Or another way to explain it is in the words of Lisa Olivera, who says, “Just because no one else can heal or do your inner work for you doesn’t mean you can, should, or need to do it alone.” Making sure you feel connected to others is a great way to combat feelings of stress or overwhelm, especially as they relate to loneliness.

Learn to Say “No”

If you feel the need to help all of your friends whenever they ask or attend every event you’re invited to, it might be a good idea to work on establishing some boundaries. “Sometimes you just don’t have enough time in the day,” says Alex Wang, the CEO of Ember Fund. “If you don’t have the energy to the party, don’t party. If you have other obligations you think are more important, let yourself prepare for those. If you’re tired, don’t be afraid to cancel every once in a while.”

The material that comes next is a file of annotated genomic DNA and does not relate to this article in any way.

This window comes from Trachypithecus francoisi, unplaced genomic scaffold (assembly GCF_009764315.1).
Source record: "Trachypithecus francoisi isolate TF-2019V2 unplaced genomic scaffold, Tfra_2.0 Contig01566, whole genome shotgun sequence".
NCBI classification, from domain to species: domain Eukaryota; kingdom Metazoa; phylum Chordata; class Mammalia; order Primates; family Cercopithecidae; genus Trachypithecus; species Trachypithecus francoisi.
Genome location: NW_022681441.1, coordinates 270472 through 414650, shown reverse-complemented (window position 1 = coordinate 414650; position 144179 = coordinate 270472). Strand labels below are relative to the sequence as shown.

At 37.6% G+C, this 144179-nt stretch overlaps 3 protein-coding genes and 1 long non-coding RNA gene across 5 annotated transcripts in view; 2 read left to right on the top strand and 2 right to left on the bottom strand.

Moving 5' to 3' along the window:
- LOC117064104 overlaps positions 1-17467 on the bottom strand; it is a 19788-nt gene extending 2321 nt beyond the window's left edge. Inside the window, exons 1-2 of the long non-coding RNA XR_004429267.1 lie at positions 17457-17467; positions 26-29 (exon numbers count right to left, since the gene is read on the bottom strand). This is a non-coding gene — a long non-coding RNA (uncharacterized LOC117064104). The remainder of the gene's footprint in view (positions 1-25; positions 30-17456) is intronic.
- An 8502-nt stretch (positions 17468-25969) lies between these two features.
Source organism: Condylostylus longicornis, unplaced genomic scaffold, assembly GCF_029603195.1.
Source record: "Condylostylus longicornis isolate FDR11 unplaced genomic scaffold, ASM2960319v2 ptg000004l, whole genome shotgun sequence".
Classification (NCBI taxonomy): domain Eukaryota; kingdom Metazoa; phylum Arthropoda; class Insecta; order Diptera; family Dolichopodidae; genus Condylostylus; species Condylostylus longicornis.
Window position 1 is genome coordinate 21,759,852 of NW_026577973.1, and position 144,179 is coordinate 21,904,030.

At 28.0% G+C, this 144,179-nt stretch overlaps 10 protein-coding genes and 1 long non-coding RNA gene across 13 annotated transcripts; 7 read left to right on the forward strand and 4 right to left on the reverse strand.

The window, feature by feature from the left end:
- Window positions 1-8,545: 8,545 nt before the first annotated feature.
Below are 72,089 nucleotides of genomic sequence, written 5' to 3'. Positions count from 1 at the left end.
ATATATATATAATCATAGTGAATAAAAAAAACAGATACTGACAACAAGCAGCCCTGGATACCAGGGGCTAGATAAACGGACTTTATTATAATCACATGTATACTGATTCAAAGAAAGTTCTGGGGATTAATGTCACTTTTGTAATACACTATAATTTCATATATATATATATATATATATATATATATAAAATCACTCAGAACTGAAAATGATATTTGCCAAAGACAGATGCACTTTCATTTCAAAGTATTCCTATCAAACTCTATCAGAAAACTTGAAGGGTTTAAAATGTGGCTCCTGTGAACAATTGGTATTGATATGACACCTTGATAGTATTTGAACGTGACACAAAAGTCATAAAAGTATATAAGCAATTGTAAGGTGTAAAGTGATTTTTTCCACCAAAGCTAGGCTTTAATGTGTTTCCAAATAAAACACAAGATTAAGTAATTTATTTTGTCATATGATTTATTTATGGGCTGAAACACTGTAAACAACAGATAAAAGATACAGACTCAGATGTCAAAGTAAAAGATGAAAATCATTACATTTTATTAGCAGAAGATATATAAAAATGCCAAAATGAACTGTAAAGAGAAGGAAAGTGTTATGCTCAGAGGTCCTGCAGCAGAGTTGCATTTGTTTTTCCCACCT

By allowing yourself to say no, you’re giving your body time to repair itself and relax for a little while. This not only lowers your stress levels, but it may also make you less likely to get sick if this is something if that’s something you experience often.

Have a Self-Care Routine

“Every night,” starts Caleb Ulffers, the CEO of Haven Athletic, “I turn off my phone for a few hours before bed. I light a candle, wash my face, read a book, and conk out. Getting used to the quiet is a great way to shut yourself away from work calls when you’re off the clock, and falling asleep is so much easier when my mind has been given time to enjoy a bit of silence.”

This is a great example of a self-care routine, as it’s something you might want to do on a daily basis in order to wind down and focus on yourself. Your routine can also look completely different from this one, but do whatever allows you to relax at the end of the day if you can.